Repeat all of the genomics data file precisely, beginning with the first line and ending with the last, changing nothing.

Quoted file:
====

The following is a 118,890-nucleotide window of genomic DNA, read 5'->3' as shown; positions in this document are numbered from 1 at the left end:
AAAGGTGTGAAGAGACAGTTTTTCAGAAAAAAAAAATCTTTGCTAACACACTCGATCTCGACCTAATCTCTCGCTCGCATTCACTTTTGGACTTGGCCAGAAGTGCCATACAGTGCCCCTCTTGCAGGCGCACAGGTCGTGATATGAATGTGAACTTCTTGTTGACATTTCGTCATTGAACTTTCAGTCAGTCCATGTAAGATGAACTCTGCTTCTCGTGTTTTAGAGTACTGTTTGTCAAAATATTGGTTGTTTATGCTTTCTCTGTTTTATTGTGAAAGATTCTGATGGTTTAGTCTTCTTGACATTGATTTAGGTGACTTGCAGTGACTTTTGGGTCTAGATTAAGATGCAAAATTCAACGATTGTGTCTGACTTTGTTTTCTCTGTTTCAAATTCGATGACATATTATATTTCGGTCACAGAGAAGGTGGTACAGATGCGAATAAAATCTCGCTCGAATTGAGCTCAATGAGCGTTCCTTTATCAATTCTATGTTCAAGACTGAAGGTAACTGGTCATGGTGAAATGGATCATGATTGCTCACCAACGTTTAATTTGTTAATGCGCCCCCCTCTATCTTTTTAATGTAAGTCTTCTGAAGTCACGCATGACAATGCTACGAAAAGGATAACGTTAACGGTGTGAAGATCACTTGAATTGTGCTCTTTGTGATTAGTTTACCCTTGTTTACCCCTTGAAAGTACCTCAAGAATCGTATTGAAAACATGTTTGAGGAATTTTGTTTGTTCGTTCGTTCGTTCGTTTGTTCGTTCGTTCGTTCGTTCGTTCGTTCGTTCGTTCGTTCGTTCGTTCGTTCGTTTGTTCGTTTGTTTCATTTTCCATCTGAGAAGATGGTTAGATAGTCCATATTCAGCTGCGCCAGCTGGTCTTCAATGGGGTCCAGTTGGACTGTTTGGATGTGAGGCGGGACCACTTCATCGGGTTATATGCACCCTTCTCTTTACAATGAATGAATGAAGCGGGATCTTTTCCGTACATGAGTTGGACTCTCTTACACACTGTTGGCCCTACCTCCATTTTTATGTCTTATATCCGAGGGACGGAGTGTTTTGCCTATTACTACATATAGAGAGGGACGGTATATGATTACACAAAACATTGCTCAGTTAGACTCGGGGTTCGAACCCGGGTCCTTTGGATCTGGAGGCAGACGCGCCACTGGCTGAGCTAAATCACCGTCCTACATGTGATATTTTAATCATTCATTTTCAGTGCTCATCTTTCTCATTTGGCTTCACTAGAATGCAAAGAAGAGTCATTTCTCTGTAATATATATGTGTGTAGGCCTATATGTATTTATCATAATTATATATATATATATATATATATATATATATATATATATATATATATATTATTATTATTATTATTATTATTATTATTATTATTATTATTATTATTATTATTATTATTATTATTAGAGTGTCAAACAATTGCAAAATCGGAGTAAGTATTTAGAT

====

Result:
The following is a 118,890-nucleotide window of genomic DNA, read 5'->3' as shown; positions in this document are numbered from 1 at the left end:
AAAGGTGTGAAGAGACAGTTTTTCAGAAAAAAAAAATCTTTGCTAACACACTCGATCTCGACCTAATCTCTCGCTCGCATTCACTTTTGGACTTGGCCAGAAGTGCCATACAGTGCCCCTCTTGCAGGCGCACAGGTCGTGATATGAATGTGAACTTCTTGTTGACATTTCGTCATTGAACTTTCAGTCAGTCCATGTAAGATGAACTCTGCTTCTCGTGTTTTAGAGTACTGTTTGTCAAAATATTGGTTGTTTATGCTTTCTCTGTTTTATTGTGAAAGATTCTGATGGTTTAGTCTTCTTGACATTGATTTAGGTGACTTGCAGTGACTTTTGGGTCTAGATTAAGATGCAAAATTCAACGATTGTGTCTGACTTTGTTTTCTCTGTTTCAAATTCGATGACATATTATATTTCGGTCACAGAGAAGGTGGTACAGATGCGAATAAAATCTCGCTCGAATTGAGCTCAATGAGCGTTCCTTTATCAATTCTATGTTCAAGACTGAAGGTAACTGGTCATGGTGAAATGGATCATGATTGCTCACCAACGTTTAATTTGTTAATGCGCCCCCCTCTATCTTTTTAATGTAAGTCTTCTGAAGTCACGCATGACAATGCTACGAAAAGGATAACGTTAACGGTGTGAAGATCACTTGAATTGTGCTCTTTGTGATTAGTTTACCCTTGTTTACCCCTTGAAAGTACCTCAAGAATCGTATTGAAAACATGTTTGAGGAATTTTGTTTGTTCGTTCGTTCGTTCGTTTGTTCGTTCGTTCGTTCGTTCGTTCGTTCGTTCGTTCGTTCGTTCGTTCGTTCGTTTGTTCGTTTGTTTCATTTTCCATCTGAGAAGATGGTTAGATAGTCCATATTCAGCTGCGCCAGCTGGTCTTCAATGGGGTCCAGTTGGACTGTTTGGATGTGAGGCGGGACCACTTCATCGGGTTATATGCACCCTTCTCTTTACAATGAATGAATGAAGCGGGATCTTTTCCGTACATGAGTTGGACTCTCTTACACACTGTTGGCCCTACCTCCATTTTTATGTCTTATATCCGAGGGACGGAGTGTTTTGCCTATTACTACATATAGAGAGGGACGGTATATGATTACACAAAACATTGCTCAGTTAGACTCGGGGTTCGAACCCGGGTCCTTTGGATCTGGAGGCAGACGCGCCACTGGCTGAGCTAAATCACCGTCCTACATGTGATATTTTAATCATTCATTTTCAGTGCTCATCTTTCTCATTTGGCTTCACTAGAATGCAAAGAAGAGTCATTTCTCTGTAATATATATGTGTGTAGGCCTATATGTATTTATCATAATTATATATATATATATATATATATATATATATATATATATATATATATATTATTATTATTATTATTATTATTATTATTATTATTATTATTATTATTATTATTATTATTATTATTAGAGTGTCAAACAATTGCAAAATCGGAGTAAGTATTTAGAT